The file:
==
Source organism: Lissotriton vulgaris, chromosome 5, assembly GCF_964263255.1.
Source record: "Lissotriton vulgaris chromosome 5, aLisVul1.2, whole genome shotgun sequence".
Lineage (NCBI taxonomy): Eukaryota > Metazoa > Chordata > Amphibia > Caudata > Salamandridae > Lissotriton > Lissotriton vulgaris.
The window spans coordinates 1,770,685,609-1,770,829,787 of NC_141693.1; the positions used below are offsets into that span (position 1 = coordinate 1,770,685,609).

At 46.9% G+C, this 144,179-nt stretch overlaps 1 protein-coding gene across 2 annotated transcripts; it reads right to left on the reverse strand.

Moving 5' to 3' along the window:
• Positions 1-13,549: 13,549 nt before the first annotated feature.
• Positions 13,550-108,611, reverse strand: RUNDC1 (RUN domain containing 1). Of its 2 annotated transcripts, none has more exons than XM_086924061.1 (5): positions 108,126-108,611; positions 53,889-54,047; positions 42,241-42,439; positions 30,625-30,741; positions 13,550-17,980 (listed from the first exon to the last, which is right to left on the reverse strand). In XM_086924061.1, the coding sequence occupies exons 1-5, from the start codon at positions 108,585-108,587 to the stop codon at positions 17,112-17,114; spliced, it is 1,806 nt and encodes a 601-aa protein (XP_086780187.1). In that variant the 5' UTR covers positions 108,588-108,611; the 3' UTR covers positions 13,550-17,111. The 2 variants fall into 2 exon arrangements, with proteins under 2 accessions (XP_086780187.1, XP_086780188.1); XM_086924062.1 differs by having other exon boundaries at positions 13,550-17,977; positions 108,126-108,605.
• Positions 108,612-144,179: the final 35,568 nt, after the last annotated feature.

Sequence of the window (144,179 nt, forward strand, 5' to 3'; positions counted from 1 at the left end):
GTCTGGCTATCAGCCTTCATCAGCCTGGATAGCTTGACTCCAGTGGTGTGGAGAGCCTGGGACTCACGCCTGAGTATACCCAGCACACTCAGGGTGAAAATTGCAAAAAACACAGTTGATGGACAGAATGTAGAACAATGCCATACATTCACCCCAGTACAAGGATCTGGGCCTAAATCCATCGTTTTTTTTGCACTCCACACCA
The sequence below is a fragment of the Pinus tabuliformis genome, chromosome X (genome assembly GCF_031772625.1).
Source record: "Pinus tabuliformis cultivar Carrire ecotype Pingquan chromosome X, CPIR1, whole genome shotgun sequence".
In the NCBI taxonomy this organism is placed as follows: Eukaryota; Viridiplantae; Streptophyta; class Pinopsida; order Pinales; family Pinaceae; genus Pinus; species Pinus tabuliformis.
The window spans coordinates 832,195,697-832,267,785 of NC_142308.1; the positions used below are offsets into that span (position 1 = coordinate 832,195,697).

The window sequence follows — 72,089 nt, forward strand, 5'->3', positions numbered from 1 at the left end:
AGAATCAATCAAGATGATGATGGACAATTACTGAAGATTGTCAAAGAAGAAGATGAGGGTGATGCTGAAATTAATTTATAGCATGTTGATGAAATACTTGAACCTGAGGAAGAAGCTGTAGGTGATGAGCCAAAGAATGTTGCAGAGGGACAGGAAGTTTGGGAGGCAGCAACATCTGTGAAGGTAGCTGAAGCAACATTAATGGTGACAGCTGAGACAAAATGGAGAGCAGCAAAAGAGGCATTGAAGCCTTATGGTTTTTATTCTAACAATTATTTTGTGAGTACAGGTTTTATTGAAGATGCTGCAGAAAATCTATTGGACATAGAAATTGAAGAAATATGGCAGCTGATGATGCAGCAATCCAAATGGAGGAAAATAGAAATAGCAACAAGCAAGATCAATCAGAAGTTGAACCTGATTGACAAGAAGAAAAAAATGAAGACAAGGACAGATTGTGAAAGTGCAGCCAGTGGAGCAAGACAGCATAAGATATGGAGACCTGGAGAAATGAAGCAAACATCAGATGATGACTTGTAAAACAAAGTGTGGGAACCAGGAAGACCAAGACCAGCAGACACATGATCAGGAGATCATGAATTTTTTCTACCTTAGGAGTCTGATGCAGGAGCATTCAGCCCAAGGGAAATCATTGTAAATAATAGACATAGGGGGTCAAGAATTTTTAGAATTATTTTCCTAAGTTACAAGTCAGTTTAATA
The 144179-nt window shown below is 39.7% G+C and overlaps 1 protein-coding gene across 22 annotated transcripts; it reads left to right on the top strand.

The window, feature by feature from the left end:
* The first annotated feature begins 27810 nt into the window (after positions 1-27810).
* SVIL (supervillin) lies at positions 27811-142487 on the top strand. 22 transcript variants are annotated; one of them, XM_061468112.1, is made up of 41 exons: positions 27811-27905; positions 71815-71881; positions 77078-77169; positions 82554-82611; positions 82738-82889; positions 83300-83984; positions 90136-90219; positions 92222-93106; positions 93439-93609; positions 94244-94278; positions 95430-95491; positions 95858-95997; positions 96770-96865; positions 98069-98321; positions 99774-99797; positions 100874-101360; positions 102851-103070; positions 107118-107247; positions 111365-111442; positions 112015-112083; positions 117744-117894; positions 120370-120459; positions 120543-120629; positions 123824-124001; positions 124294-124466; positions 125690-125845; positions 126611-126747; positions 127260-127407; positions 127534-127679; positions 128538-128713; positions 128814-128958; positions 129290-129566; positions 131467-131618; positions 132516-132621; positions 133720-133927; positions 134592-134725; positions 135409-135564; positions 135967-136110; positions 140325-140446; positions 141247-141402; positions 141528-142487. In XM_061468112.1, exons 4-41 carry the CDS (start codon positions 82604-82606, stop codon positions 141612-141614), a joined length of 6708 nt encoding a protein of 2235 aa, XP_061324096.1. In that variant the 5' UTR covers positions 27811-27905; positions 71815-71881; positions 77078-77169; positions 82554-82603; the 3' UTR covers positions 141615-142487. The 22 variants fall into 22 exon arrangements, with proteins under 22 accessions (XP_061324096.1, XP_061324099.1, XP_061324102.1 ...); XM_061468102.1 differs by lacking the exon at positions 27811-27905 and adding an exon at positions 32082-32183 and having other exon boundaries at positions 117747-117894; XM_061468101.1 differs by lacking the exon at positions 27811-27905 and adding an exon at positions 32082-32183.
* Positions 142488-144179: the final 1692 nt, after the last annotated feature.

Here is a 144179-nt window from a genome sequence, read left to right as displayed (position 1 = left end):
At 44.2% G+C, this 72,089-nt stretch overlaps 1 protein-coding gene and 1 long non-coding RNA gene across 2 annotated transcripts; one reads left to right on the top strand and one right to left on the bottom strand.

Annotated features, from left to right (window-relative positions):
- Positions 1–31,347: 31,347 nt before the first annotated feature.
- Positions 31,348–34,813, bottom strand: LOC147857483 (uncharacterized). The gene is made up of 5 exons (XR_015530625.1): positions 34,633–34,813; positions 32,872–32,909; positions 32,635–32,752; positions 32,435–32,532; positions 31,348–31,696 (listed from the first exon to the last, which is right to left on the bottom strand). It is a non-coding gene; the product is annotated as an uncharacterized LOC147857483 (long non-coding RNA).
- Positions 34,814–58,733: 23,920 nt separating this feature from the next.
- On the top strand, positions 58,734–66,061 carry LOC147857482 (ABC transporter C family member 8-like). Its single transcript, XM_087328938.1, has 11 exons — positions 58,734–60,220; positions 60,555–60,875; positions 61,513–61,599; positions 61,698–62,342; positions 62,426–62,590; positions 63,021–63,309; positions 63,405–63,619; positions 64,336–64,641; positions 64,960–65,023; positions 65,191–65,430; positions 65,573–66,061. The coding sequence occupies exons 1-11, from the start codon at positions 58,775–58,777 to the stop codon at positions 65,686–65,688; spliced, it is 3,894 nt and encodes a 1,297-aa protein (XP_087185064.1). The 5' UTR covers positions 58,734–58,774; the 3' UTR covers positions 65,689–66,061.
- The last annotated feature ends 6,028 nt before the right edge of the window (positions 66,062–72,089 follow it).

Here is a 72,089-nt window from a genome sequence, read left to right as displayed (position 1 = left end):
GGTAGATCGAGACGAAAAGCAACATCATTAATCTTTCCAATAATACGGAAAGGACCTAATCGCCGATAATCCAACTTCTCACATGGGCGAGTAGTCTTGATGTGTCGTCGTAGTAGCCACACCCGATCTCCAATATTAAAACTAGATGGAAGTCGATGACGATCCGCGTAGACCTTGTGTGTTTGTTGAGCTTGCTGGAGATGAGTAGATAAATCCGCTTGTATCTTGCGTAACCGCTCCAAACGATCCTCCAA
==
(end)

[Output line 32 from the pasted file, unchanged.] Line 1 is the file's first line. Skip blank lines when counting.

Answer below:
GGTAGATCGAGACGAAAAGCAACATCATTAATCTTTCCAATAATACGGAAAGGACCTAATCGCCGATAATCCAACTTCTCACATGGGCGAGTAGTCTTGATGTGTCGTCGTAGTAGCCACACCCGATCTCCAATATTAAAACTAGATGGAAGTCGATGACGATCCGCGTAGACCTTGTGTGTTTGTTGAGCTTGCTGGAGATGAGTAGATAAATCCGCTTGTATCTTGCGTAACCGCTCCAAACGATCCTCCAA